Dec
02

Transit to run vintage buses along 42nd St.

By · Published in 2009

Vintage Bus at the Transit Museum Bus Festival, 2007

A vintage bus at the Transit Museum’s Bus Festival in 2007. (Photo by Benjamin Kabak)

As part of a holiday celebration, New York City Transit is running vintage buses along 42nd St. this month. These buses, which began running last Monday, will run through December during the week. A series of 1950s buses will run the route of the M42 from 10 a.m. to 2 p.m., surprising midtown workers and tourists a like.

“These buses are a living, breathing part of the city’s history,” Joseph Smith, MTA Bus Company president and Senior Vice President of Buses for MTA NYC Transit, asid. “Riding on these buses is a fantastic counterpoint to the vehicles we operate currently. It’s obvious that we have come a long way since the 1950s and, despite the charm of the older equipment, our customers are benefiting from major advances in bus efficiency, design and accessibility.”

Currently, Transit keeps 19 historic buses on hand. The one shown above is a 1917 wood-bodied double decker operated by the now-defunct Fifth Ave. Coach Company. Although that 90-year-old vehicle will remain up on blocks, so to speak, the MTA will roll out Bus No. 3100, a 1956 GM model that was the first air conditioned bus in the city; Bus No. 9098, a 1958 General Motors specialty that was among the first to feature fiberglass seats; and Bus. No. 2969, a GM from 1948 and one of the city’s first 40-foot-long buses.

Despite the old school wheels, don’t worry about digging out some dimes and nickels to pay the fare. As Transit said, everything but the fare box is original, and these buses will take MetroCards.

Stayed tomorrow for an announcement about the Nostalgia Trains running throughout the month of December.



Categories : Buses

19 Responses to “Transit to run vintage buses along 42nd St.”

  1. AK says:

    I’m sure someone will post about how these old buses are bad for the environment, so I’ll preempt that by saying that the relative cost of the emissions pales in comparison to the unreal awesomeness of these buses 🙂 Indeed, I compare it to the lights on the Chrysler/ESB/other Manhattan skyscrapers. Would it be more ecological to turn off all the lights? Of course. Would people be incredibly upset/their happiness drop significantly if the lights were turned off? Absolutely. I hope they run on weekends!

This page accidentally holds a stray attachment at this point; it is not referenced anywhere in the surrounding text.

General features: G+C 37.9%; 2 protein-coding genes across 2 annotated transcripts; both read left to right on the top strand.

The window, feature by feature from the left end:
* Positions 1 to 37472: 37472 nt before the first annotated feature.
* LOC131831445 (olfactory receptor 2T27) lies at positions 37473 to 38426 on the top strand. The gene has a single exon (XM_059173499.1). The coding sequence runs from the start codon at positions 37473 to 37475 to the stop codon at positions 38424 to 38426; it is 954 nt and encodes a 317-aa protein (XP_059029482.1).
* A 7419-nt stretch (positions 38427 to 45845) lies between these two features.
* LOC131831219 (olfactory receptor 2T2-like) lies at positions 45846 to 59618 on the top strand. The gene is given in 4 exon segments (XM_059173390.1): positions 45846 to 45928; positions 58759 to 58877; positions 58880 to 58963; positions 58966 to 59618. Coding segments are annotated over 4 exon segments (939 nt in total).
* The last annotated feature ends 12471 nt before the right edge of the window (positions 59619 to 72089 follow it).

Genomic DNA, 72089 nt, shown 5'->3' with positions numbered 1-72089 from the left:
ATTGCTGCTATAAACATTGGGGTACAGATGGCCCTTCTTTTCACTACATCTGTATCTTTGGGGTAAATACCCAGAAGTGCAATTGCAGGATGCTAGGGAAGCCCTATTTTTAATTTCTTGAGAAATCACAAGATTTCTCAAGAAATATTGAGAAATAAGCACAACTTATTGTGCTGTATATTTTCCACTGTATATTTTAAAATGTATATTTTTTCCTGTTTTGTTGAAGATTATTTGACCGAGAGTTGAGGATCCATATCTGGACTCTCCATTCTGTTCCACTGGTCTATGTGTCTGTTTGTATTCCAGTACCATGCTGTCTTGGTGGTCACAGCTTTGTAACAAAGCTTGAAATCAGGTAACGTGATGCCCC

• Alon Levy says:

      AK, people don’t get asthma from lights on buildings.

      I don’t think it’s a big deal to run this bus on one line for one day, but in general, the MTA should be striving for low emissions, not nostalgia. If it wants nostalgia, it should electrify the bus lines and restore the trolleys.

      • AK says:

        “AK, people don’t get asthma from lights on buildings.”

        Alon, where does the energy come from that lights the buildings? Mainly, from burning coal and gas and emitting pollutants into the atmosphere that not only increase asthma (in areas where teh plants are located), but moreover, increase the threat of global warming.

        I guarantee you that the amount energy used to light up NYC’s skyline for a single night dwarfs the emissions that will be caused by running this old bus for a couple of weeks. OBVIOUSLY the MTA should seek to be eco-friendly. But part of that task is making people believe in transit. Part of making people believe in (and use) transit is playing up the “romance” of trains/buses.

        • Alon Levy says:

          Coal plants aren’t located in residential areas. That doesn’t matter for global warming, but the health problems created by pollution are a bigger issue, especially locally.

          You get people to believe in transit by building good transit, not by reminding people that New York’s transit infrastructure is 80 years old. The MTA should spend more of its resources on basic competence issues, like having bus schedules that make sense and adjusting them when the subway has major GOs, and less on telling people that what was good for their grandfathers is good for them.

        • KB says:

          “Gasoline consumption in the city today is at the rate of the national average in the 1920s.”
          -Jervey, Ben (2006). The Big Green Apple. Globe Pequot Press. ISBN 0762738359.

  2. Jonathan says:

    I’d rather ride streetcars from the future than buses from the past.

    • AK says:

      You guys really don’t know how to have fun, do you? People LOVE these things– the response to the old trains that took fans to the Stadium during the Series was extraordinary. Lay off the Vision 42 soap box for a minute and enjoy the fact that transit has a fun, romantic past that is worth celebrating. In fact, I’d encourage you to head out to Brooklyn to the Transit Museum if you haven’t already done so. Any SAS reader would LOVE traversing old trains and learning about the history of NY transit.

  3. Christine says:

    I agree AK. I love the beauty of the old buses and trains.

  4. Jerrold says:

    Are you sure that the old bus was MANUFACTURED by the Fifth Avenue Coach Company?
    Wasn’t that the privately owned bus company that used to run the 5th Ave. buses?
    You know, the 15-cent fare, the two-way traffic on 5th Ave., the use of part of Washington Square Park as an outdoor bus terminal, etc.

  5. Julia says:

    This is awesome. Too bad it’s just across 42nd Street!

  6. Jerrold says:

    In those days, there were also the red-colored buses of the “Avenue B and East Broadway Bus Company”.

  7. rhywun says:

    I’ve never heard of a historical BUS festival or whatnot, but hey, it’s still fun. I was absolutely thrilled when I caught a 30s F train by sheer luck a few years ago. Too bad the bus shown in the picture isn’t running–I would love to ride that.

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